Friday, April 09, 2010

Interview with Suzanne Rock, romance author

Please welcome my fellow Loose Id author, Suzanne Rock!

• What genres do you write in and why?

Right now I write paranormal romance and urban fantasy, both sensual and erotic. I love escaping to different worlds with different rules and customs. I also love larger than life characters. As a reader I prefer paranormals, urban fantasy, historicals, futuristics…anything that can take me out of the present, lol. I tend to shy away from contemporaries (in both reading and writing) for this very reason, although I would read a contemporary if it had a good premise.

I don’t write straight historicals only because I haven’t come up with a good idea yet. One of my upcoming releases, Dark Deception from Red Sage Publishing, centers on a Spanish diplomat-turned-vampire in the 1800’s. (See my website ( for more details on that story.)

• What do you have published and where?

My current releases are:

Spyder’s Web from Loose Id (
Up on the Housetop (Bk 1 of the Kyron Pack Series) from Loose Id (

My upcoming releases include:

Cria from Loose Id, May 4, 2010
Dark Deception (Bk 1 of the Immortal Realms series) from Red Sage Publishing
Down on the Boardwalk (Bk 2 of the Kyron Pack Series) from Loose Id

Check my website for release dates and book summaries ( I update information there the first of every month.

• Tell me about some of your WIPs?

Right now I’m working on a couple of projects. I’m drafting “Around on the Strip,” the third book in the Kyron Pack series. This story goes back to where it all began for the Kyron Werewolves, in Las Vegas. Here we follow Josh Kyron, the leader, and how he balances the needs of his own pack and his lust for a rival werewolf.

I’m also drafting the second book in the Immortal Realms series, “Dark Interlude.” This story will follow one of the vampire defectors at the end of the first story, and how love and understanding brings him back into the vampire clan where he belongs.

• Tell me about your new release, yourself, and any other information you’d like to share

I have a new release coming out from Loose Id on May 4, 2010. Titled Cria, it’s about a tribe of Jaguarundi-shifters deep in the Brazilian rainforest. Here's the blurb:

Deep in the heart of the Amazon Jungle, an ancient breeding race begins…

Ever since she was jilted by her lover, Aleta had been subjected to humiliation by her Jaguarundi tribe. Not anymore. She is determined to emerge from her final Cria unmated, and finally be free of tribal traditions and her over-bearing father. Aleta has plans -- bigger plans than her father’s desire to see her marked by some oafish warrior in an outdated breeding competition. After the Cria she’ll move to the city and start fresh, leaving her clan --- and her broken heart -- behind.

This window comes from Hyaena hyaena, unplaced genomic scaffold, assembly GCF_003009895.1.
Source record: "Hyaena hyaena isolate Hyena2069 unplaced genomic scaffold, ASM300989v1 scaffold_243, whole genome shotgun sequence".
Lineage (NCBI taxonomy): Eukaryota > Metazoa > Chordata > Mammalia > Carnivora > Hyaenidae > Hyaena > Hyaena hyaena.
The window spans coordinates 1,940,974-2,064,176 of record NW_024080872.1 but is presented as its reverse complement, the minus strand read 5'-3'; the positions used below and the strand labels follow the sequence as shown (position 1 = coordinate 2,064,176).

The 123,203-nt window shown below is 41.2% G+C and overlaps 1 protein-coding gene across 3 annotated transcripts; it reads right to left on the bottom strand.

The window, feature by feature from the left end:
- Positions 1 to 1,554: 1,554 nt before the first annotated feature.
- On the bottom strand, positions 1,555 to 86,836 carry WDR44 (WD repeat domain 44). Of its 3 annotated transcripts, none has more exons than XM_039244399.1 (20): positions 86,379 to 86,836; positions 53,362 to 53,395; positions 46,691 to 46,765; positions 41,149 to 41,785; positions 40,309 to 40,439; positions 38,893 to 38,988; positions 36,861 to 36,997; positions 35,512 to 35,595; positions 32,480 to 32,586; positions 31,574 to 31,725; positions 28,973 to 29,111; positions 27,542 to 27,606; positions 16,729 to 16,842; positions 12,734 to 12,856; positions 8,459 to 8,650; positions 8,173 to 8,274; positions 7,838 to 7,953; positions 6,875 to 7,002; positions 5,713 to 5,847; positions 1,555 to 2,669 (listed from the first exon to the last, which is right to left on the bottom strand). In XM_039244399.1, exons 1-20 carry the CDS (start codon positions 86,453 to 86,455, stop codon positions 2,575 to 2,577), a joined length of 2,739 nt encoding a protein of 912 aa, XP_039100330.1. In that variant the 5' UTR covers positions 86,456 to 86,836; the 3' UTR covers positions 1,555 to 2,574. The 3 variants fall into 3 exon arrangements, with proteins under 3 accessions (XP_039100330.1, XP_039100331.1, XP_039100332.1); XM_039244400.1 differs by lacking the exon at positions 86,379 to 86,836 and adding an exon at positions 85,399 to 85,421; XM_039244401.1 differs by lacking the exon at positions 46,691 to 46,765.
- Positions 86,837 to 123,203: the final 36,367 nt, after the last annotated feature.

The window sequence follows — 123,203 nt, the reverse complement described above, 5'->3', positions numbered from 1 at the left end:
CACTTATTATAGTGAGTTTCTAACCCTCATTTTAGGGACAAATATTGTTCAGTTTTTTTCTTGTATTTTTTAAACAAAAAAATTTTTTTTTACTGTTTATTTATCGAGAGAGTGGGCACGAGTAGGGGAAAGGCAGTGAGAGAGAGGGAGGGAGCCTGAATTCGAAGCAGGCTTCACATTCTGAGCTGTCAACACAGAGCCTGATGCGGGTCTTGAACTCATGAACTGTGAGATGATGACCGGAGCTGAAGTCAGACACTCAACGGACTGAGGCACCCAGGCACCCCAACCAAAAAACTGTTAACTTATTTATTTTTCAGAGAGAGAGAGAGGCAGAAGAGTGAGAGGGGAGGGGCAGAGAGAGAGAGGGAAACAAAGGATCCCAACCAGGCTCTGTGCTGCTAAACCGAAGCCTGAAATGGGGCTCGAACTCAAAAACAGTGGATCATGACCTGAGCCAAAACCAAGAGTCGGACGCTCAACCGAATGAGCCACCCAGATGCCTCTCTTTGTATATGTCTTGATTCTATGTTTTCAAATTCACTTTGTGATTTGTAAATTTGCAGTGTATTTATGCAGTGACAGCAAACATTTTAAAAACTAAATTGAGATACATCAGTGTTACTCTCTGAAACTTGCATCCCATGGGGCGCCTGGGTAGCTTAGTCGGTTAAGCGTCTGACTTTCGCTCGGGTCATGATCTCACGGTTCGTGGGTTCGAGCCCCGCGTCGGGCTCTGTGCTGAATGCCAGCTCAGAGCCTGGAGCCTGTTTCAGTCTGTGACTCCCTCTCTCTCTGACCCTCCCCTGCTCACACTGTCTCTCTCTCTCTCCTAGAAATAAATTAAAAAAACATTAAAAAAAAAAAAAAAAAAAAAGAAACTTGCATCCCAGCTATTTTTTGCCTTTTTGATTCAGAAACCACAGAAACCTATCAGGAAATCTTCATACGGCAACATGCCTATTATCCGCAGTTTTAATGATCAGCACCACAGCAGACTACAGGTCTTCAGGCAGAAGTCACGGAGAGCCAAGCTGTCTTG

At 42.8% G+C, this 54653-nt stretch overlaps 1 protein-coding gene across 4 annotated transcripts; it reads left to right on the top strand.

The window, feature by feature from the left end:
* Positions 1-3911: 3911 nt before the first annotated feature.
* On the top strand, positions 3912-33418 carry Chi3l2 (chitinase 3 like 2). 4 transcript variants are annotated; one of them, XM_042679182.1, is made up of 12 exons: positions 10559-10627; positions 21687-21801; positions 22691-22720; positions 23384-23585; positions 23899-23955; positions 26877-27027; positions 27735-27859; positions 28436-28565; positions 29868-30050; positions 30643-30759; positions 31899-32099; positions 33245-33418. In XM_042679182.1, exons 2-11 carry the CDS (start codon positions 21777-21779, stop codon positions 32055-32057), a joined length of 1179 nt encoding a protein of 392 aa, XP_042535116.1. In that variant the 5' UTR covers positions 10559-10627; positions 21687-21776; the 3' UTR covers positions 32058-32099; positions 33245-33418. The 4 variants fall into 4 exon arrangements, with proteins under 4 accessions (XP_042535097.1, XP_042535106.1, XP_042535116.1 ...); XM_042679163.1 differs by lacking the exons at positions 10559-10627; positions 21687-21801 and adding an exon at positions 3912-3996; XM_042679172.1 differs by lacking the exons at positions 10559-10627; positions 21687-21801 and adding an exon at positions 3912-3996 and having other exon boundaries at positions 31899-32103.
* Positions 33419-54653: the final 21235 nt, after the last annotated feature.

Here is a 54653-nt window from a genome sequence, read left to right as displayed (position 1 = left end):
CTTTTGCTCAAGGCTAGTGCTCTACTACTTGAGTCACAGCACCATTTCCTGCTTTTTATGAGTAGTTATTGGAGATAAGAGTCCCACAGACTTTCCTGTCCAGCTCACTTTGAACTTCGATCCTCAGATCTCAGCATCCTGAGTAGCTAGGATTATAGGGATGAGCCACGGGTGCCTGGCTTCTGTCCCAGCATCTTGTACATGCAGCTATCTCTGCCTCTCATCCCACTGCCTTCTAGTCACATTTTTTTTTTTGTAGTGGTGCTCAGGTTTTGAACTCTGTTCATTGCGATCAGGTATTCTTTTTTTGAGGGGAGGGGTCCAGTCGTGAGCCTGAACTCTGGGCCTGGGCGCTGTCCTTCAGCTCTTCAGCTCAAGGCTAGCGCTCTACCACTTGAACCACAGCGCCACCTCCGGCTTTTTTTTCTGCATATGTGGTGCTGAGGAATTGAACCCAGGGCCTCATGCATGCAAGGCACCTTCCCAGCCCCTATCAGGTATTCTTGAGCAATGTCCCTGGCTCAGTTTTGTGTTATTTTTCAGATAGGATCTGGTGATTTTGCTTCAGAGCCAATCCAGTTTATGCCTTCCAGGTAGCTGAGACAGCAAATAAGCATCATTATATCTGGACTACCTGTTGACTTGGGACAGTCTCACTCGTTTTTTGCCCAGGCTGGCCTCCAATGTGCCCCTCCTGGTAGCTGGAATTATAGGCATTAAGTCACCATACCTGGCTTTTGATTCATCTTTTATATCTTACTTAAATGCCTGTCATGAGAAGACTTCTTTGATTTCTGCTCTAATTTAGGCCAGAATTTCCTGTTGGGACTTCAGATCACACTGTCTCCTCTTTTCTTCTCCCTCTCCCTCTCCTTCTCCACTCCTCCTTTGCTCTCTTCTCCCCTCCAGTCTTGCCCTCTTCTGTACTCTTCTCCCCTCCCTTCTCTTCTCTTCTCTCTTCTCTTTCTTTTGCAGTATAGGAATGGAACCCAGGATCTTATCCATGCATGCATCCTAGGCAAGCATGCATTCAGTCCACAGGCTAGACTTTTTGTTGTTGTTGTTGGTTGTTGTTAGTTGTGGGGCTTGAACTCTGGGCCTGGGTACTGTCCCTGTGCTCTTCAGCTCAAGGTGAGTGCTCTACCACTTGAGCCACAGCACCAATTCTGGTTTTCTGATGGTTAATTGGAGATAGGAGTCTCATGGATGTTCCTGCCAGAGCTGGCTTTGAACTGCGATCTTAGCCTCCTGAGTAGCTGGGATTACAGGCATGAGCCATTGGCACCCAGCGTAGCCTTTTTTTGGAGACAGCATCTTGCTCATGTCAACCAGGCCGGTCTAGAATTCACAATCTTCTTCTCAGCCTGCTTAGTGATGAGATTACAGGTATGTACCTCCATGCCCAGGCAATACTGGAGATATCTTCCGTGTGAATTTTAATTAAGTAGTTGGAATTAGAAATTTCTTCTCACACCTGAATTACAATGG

Unfortunately, the past is unwilling to let her go.

Forced to abandon Aleta when he went into exile, Luiz knows that this Cria will be his last chance to reclaim what is rightfully his. When a surprise encounter doesn’t go exactly as planned, he realizes it will take more than a little seduction for Aleta to forgive the sins of the past. The race is on, and the battle of wills has begun. Everyone knows that in the Cria anything can happen, and with the stakes this high, all bets are off.

For more information on this and my other releases, visit my website:

Suzanne's Bio:

After over a decade in the scientific world, Suzanne Rock needed a creative outlet. She tried scrap booking, cooking, crocheting, painting, and piano, none of which held her interest for very long. Then one of her friends suggested writing. Thrilled with the idea of creating her own worlds, she opened up her lap top and never looked back.

When Suzanne’s not writing, she can be found playing with her two daughters, testing her husband’s latest kitchen creations, or curled up with her favorite romance novel in her central Massachusetts home.

I can also be found on:

Embrace the Shadows Blog:

• Do you belong to any writer’s chapters or groups, like RWA?

I belong to RWA national and a few of its chapters: FTHRW (From the Heart Romance Writers), Passionate ink (the erotic romance chapter) and NECRWA (the local New England Chapter).

• How long did it take you from when you started writing to being published? From first submitting to being published?